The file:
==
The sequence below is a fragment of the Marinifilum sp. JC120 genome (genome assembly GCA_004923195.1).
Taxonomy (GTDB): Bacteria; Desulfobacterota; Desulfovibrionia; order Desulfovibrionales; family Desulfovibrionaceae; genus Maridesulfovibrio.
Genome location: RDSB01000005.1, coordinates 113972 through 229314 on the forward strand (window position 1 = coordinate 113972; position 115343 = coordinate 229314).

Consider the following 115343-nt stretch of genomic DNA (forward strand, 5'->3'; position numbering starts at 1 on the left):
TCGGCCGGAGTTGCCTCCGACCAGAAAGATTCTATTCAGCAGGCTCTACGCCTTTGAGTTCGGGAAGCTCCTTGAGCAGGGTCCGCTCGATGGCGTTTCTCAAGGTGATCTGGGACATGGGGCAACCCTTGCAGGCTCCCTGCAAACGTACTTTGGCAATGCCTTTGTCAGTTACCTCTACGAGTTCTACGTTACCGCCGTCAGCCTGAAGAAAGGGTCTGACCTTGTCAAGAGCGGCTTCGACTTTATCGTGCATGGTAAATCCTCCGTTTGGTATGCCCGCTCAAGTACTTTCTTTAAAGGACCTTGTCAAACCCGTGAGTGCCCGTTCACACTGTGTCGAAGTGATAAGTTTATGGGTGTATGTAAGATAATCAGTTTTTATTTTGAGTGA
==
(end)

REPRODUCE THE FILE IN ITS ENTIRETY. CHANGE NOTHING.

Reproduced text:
The sequence below is a fragment of the Marinifilum sp. JC120 genome (genome assembly GCA_004923195.1).
Taxonomy (GTDB): Bacteria; Desulfobacterota; Desulfovibrionia; order Desulfovibrionales; family Desulfovibrionaceae; genus Maridesulfovibrio.
Genome location: RDSB01000005.1, coordinates 113972 through 229314 on the forward strand (window position 1 = coordinate 113972; position 115343 = coordinate 229314).

Consider the following 115343-nt stretch of genomic DNA (forward strand, 5'->3'; position numbering starts at 1 on the left):
TCGGCCGGAGTTGCCTCCGACCAGAAAGATTCTATTCAGCAGGCTCTACGCCTTTGAGTTCGGGAAGCTCCTTGAGCAGGGTCCGCTCGATGGCGTTTCTCAAGGTGATCTGGGACATGGGGCAACCCTTGCAGGCTCCCTGCAAACGTACTTTGGCAATGCCTTTGTCAGTTACCTCTACGAGTTCTACGTTACCGCCGTCAGCCTGAAGAAAGGGTCTGACCTTGTCAAGAGCGGCTTCGACTTTATCGTGCATGGTAAATCCTCCGTTTGGTATGCCCGCTCAAGTACTTTCTTTAAAGGACCTTGTCAAACCCGTGAGTGCCCGTTCACACTGTGTCGAAGTGATAAGTTTATGGGTGTATGTAAGATAATCAGTTTTTATTTTGAGTGA